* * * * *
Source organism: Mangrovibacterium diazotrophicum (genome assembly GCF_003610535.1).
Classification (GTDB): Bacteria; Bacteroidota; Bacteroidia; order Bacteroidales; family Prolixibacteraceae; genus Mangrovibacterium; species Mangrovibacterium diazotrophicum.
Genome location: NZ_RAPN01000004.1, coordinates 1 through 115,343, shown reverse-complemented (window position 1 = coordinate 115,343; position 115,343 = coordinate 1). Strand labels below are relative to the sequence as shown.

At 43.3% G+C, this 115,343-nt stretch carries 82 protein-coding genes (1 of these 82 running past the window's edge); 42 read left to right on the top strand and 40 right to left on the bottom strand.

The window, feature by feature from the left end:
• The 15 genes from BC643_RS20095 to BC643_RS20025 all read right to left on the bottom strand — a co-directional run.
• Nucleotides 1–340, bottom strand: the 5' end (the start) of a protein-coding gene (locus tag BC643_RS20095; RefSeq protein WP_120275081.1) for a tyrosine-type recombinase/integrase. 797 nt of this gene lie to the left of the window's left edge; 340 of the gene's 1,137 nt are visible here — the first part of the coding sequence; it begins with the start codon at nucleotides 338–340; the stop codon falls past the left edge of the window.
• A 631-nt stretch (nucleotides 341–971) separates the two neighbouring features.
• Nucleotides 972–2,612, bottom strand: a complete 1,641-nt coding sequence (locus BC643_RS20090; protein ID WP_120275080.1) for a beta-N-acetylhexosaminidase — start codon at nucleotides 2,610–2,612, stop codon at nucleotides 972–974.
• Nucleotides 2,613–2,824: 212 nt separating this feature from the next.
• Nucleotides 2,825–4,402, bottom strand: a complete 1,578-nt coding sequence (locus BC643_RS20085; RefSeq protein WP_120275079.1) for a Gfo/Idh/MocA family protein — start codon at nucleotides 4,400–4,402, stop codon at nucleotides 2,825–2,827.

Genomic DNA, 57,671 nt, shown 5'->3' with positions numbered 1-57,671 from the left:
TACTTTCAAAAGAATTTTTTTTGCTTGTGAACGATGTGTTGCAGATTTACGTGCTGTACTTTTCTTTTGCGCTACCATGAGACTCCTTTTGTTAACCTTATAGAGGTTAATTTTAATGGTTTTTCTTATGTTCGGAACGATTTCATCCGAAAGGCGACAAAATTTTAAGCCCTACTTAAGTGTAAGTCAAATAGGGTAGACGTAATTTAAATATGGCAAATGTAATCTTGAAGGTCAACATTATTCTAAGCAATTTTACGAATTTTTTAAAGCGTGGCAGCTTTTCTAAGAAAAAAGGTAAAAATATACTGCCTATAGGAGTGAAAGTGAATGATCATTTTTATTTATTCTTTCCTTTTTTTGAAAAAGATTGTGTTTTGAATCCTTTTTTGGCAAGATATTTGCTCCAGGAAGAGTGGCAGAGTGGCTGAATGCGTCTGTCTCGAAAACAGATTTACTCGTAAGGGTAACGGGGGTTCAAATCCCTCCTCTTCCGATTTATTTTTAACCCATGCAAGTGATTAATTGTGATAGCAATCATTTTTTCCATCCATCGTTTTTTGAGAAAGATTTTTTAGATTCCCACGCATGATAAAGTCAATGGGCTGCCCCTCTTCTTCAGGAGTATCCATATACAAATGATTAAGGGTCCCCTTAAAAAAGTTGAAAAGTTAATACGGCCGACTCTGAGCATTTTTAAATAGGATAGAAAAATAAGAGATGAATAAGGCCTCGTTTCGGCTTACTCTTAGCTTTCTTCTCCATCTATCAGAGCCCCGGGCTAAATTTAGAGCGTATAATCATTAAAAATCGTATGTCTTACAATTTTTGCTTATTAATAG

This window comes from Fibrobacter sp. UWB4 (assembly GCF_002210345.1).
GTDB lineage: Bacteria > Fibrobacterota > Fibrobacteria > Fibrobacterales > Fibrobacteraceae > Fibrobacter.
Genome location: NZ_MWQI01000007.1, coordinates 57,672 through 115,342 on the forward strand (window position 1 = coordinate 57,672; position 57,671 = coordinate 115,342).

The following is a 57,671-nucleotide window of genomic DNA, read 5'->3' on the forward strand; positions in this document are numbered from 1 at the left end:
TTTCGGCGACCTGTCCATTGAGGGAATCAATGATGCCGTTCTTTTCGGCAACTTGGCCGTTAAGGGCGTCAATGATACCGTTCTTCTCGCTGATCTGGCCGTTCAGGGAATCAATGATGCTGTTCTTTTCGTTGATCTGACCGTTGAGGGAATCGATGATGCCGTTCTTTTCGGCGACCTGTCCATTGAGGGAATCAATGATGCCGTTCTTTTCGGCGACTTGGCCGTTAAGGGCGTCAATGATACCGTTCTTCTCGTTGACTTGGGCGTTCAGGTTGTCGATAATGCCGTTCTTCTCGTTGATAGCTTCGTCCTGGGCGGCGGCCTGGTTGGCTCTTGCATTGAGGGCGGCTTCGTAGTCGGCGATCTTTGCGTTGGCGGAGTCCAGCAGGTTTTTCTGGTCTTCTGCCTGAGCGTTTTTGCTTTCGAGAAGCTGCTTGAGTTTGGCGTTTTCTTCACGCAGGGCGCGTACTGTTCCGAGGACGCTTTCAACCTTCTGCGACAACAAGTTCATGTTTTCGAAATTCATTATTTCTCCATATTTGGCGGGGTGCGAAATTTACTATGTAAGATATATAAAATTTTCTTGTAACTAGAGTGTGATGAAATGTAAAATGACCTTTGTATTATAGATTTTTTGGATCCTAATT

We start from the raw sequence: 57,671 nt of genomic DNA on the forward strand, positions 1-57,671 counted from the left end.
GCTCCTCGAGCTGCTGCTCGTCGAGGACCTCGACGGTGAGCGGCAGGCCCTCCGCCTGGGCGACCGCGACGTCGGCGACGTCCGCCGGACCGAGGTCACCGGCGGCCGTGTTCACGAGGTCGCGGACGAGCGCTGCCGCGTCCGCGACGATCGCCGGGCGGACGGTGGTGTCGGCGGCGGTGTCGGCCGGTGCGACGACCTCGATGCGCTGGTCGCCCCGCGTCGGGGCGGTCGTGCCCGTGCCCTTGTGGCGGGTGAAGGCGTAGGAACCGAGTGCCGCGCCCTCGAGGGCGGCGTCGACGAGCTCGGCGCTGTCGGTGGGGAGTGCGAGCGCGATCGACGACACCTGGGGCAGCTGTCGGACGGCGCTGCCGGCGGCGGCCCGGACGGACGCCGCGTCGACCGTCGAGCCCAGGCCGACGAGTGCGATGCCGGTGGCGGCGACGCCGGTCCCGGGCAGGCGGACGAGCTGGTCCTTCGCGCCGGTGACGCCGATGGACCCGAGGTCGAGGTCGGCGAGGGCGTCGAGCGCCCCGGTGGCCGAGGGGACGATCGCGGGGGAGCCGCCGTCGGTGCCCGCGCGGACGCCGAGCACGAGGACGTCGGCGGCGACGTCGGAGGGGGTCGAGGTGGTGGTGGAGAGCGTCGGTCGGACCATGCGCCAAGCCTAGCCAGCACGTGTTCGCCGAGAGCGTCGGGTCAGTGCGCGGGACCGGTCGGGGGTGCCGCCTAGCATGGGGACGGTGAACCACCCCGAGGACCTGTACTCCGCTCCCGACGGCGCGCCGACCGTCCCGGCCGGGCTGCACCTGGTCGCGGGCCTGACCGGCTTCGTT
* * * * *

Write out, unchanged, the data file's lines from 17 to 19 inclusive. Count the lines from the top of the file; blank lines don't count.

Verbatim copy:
The following is a 57,671-nucleotide window of genomic DNA, read 5'->3' on the forward strand; positions in this document are numbered from 1 at the left end:
TTTCGGCGACCTGTCCATTGAGGGAATCAATGATGCCGTTCTTTTCGGCAACTTGGCCGTTAAGGGCGTCAATGATACCGTTCTTCTCGCTGATCTGGCCGTTCAGGGAATCAATGATGCTGTTCTTTTCGTTGATCTGACCGTTGAGGGAATCGATGATGCCGTTCTTTTCGGCGACCTGTCCATTGAGGGAATCAATGATGCCGTTCTTTTCGGCGACTTGGCCGTTAAGGGCGTCAATGATACCGTTCTTCTCGTTGACTTGGGCGTTCAGGTTGTCGATAATGCCGTTCTTCTCGTTGATAGCTTCGTCCTGGGCGGCGGCCTGGTTGGCTCTTGCATTGAGGGCGGCTTCGTAGTCGGCGATCTTTGCGTTGGCGGAGTCCAGCAGGTTTTTCTGGTCTTCTGCCTGAGCGTTTTTGCTTTCGAGAAGCTGCTTGAGTTTGGCGTTTTCTTCACGCAGGGCGCGTACTGTTCCGAGGACGCTTTCAACCTTCTGCGACAACAAGTTCATGTTTTCGAAATTCATTATTTCTCCATATTTGGCGGGGTGCGAAATTTACTATGTAAGATATATAAAATTTTCTTGTAACTAGAGTGTGATGAAATGTAAAATGACCTTTGTATTATAGATTTTTTGGATCCTAATT

We start from the raw sequence: 57,671 nt of genomic DNA on the forward strand, positions 1-57,671 counted from the left end.